Understand that it’s always a process. There are times you will feel down even though you felt awesome yesterday. There are times you feel not-so-in-the-mood — and that’s normal. It’s a lifelong process, but I feel like we can always celebrate the yay-moments and acknowledge the sad moments, knowing it won’t last forever.
If it’s worth it, it’s worth doing it half-hearted. You can’t clean up your entire house filled with four kids but you tidy up your bedroom? Good job! You did something! You feel like a whack and a failure but you wake up, brush your teeth, and make a breakfast? That’s one good step forward!
Yes, sometimes we feel trapped. There are moments where you can’t think about the past or the future. It feels like you are trapped in your current situation forever. When it happens, please reach out. Talk to someone. Please don’t feel bad about talking with experts or medical support about your concerns.
In Automattic, one of our creeds is ‘Communication is Oxygen’. As a distributed company, communication is vital since we need to let other folks when we can assist them or not. When we need to take some time with ourselves, we need to communicate it so folks on the company will know when to reach us back. It’s even more when we need help.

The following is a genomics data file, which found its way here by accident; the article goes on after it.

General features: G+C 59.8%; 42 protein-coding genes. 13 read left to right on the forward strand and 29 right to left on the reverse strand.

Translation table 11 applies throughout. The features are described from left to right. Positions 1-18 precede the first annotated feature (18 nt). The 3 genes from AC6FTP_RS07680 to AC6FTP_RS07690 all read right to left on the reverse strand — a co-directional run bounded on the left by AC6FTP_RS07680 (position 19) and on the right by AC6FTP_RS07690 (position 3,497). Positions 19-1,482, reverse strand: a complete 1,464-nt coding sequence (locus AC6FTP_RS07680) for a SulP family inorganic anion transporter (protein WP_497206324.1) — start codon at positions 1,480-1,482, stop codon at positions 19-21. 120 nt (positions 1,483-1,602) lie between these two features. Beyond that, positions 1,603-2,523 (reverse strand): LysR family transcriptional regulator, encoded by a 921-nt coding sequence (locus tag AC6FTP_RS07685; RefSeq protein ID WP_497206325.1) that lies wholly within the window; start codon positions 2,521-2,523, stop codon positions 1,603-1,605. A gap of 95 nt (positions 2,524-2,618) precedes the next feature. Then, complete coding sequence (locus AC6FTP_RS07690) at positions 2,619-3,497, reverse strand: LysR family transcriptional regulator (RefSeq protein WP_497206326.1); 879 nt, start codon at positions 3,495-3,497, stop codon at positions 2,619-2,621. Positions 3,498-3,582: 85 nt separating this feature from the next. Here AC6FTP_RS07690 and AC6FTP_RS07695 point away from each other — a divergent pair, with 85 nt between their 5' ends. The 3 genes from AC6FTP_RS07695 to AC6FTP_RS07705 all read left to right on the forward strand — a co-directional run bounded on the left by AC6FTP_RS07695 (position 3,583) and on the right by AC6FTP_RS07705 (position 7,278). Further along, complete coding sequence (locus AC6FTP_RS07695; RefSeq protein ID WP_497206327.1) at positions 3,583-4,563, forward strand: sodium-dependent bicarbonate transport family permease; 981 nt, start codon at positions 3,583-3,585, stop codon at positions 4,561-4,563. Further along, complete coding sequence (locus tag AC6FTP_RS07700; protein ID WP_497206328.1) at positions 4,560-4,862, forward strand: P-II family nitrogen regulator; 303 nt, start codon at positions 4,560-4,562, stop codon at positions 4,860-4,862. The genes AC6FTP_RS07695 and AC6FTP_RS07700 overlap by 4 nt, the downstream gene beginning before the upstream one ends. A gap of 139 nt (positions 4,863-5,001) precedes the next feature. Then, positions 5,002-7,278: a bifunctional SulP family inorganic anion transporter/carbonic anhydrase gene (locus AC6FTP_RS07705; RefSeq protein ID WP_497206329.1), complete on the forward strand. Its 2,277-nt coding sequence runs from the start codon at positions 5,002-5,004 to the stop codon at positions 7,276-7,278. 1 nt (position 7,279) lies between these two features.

And I hope it’s something all of us, whether you are in Automattic or not, will always believe. Communication is oxygen. Communicate. Talk to someone if you need somebody to talk to. I know it’s not always easy. Sometimes you feel like you are a burden, sometimes people just… Don’t want to talk to you, sometimes you have been trying but no-one listen. In that case, keep talking. If you can’t talk about it, write about it. Communicate it.
There are times when we unconsciously look for “cry for help”. When somebody on Twitter tweeted something, then some of us will go, “they are crying for help!” Yes, some people can be such assholes and encourage the person to “just end your life already!” Or “Jump! I want to see!” But please remember, there’s always always always one “DON’T JUMP!”-tweet, or “hey! You need a place to talk? DM me! I’m here!”, or “please stay alive. You are important.” Those kind words? They outweigh tons and tons and tons. Trust me. I’ve been there.
So… I noticed some folks from my workplace are following this blog. It’s not a bad thing, though. It’s just that I will use English moving forward so this blog can reach more audience with one universal language. I might put some Indonesian words here and there or write stuffs in Indonesian, but I’d figured I should let you friends know that this blog will be a bilingual blog 🙂
Anyway, this is a post about my team’s recent Team Meetup in Hong Kong early this month (July 2019). It was my first time in Hong Kong and it was interesting!